Vaginismus can be a cause of pain with intercourse and can sometimes prevent any kind of penetrative sex or any kind of penetration including the use of tampons or gynaecological examinations. It can cause discomfort, burning, pain, penetration problems,
Vaginismus is also known as genito-pelvic pain disorder or genito-pelvic penetration disorder (GPPD), pelvic floor over-activity/hypertonicity, pelvic floor myalgia, and is sometimes confused with vulvodynia.
What is Vaginismus?
Vaginismus is the involuntary reflexive contraction of the pelvic floor muscles (in particular those around the vaginal opening) in response to attempted penetration, e.g., tampons, speculum in a gynaecological examination or penis during sex. The level of pain varies widely between individuals. The amount of muscular contraction in response to penetration can vary from a slight contraction which still allows penetration usually with some discomfort and or pain. To a muscular contraction that completely closes the vagina so as to not allow any penetration at all. This level of reflex can feel like a partner is hitting a brick wall.
Vaginismus can be classified as primary vaginismus or secondary vaginismus. Primary Vaginismus is when vaginal penetration has never been achieved. While secondary vaginismus is when vaginal penetration was once achieved, but is no longer possible, potentially due to factors such as gynaecological surgery, trauma, or radiation. Vaginismus may or may not be experienced in combination with Vestibulodynia and can even be a learned reflex due to the pain that it causes.
The exact number of women with vaginismus is difficult to know, but in clinical settings, the rates are reported to be between 5-17% (Lahaie et al, 2010; Melnik et al, 2012). If you have experienced vaginismus, you are certainly not alone.
What causes Vaginismus?
There is not always an obvious cause of vaginismus. Commonly it is it is a learned response due to a painful experience with penetration or after childbirth, an infection, pelvic pain, other medical conditions or even some medical treatments. It can also be associated with anxiety and stress about having sex, difficult relationships, some religious beliefs and past sexual abuse, however this is not always the case. I once heard it explained as if every time you were given chocolate you were poked in the eye eventually your eyes would close if anyone offered you a chocolate and you probably wouldn’t want chocolate anymore because you associate it with pain.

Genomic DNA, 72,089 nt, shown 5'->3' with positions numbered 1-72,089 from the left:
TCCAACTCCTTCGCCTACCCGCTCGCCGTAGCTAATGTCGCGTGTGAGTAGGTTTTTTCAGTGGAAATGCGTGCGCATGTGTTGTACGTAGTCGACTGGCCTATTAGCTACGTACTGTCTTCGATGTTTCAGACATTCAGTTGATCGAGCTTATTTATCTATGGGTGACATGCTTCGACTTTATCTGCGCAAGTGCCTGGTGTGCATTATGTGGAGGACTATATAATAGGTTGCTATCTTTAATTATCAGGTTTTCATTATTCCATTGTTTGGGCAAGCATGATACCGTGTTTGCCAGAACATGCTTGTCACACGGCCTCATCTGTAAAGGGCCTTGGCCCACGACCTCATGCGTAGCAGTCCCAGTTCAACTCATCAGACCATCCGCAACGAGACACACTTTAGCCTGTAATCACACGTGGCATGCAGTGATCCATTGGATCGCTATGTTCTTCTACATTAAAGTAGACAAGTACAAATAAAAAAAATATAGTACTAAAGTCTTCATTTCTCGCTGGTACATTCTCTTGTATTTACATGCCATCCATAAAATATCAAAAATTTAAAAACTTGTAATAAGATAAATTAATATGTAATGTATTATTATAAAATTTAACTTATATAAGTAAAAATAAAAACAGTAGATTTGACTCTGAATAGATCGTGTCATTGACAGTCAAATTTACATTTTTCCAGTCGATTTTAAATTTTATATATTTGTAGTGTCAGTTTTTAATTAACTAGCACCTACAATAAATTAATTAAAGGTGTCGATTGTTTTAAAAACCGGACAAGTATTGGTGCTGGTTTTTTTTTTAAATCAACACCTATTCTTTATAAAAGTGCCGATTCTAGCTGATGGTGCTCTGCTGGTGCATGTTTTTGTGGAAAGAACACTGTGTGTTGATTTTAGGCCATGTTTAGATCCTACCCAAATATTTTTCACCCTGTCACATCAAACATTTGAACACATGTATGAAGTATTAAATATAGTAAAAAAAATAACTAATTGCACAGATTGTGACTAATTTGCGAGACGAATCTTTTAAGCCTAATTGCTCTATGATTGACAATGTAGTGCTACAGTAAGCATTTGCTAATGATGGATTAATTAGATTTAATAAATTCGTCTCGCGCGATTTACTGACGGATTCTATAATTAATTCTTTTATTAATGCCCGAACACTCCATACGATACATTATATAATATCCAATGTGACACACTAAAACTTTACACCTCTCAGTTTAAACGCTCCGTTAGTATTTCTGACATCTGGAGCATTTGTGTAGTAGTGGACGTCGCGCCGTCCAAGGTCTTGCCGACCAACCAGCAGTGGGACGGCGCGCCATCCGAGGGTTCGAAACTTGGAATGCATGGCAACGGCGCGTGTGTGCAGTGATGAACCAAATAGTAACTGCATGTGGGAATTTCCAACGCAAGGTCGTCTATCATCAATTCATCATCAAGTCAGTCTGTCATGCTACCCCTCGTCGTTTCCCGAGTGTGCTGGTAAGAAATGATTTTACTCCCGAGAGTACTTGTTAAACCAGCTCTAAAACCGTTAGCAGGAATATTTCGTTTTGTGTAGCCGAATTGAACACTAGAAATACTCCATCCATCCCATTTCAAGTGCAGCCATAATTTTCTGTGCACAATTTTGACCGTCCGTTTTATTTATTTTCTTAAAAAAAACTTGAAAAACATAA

With vaginismus, when there is anticipation or fear of pain, or actual pain (eg. during intercourse or when trying to insert a tampon), the vaginal muscles tighten which makes penetration/insertion even more difficult, and further tensing can cause a cycle of pain.
How is vaginismus diagnosed?
A thorough history and physical examination is required by an experienced gynaecologist or pelvic health physiotherapist. There are no specific tests such as blood tests or swabs that would lead to a diagnosis as it is purely a reaction of the pelvic floor muscles.
How do you treat vaginismus?
A multidisciplinary approach is recommended combined with a willingness to do a home program. First stop would be a Pelvic floor assessment with a Pelvic Health Physiotherapist or Gynaecologist. A Pelvic Floor Physiotherapist can help to teach you how to actively contract and relax your muscles. Sometimes gentle muscle release and stretching is required, as well as a graduated home program. Often home programs involve using 'accommodators' (dilators) to desensitize the vaginal tissues and experience self-controlled penetration, with the goal of returning to full intercourse. Working with a counsellor or therapist can help overcome any fear of pain during intercourse, they can also help you work out the best way to communicate with your partner, incorporate your self care into your intimacy and in some cases help you expand your definition of sex and redefine pleasure. Some women find they are still able to enjoy pleasurable sexual activities that do not involve penetration and are still able to orgasm. Pain with sex can definitely put a strain on any relationship. Being open with your partner and still finding ways to be close and intimate is key while working to resolve the pain. Finally you can include slim line pleasure products and quality lubricants into your sex life.
Vaginismus is not something you have to put up with. There is help available.
Lahaie, MA, Boyer, SC, Amsel, R, Khalifé, S & Binik, YM (2010) Vaginismus: a review of the literature on the classification/diagnosis, etiology and treatment. Women’s Health, vol 6, no. 5, pp. 705–719
Melnik, T, Hawton, K, McGuire, H (2012) Interventions for vaginismus. Cochrane Database of Systematic Reviews, Issue 12. Art. No.: CD001760. DOI: 10.1002/14651858.CD001760.pub2.
Disclaimer: The information contained in this document should be read as general in nature and is only to provide and overview of the subject matter. Please read product packaging carefully and follow all instructions. Seek advice specific to your situation from your medical professional or mental health professional. Safe - Sane - Consensual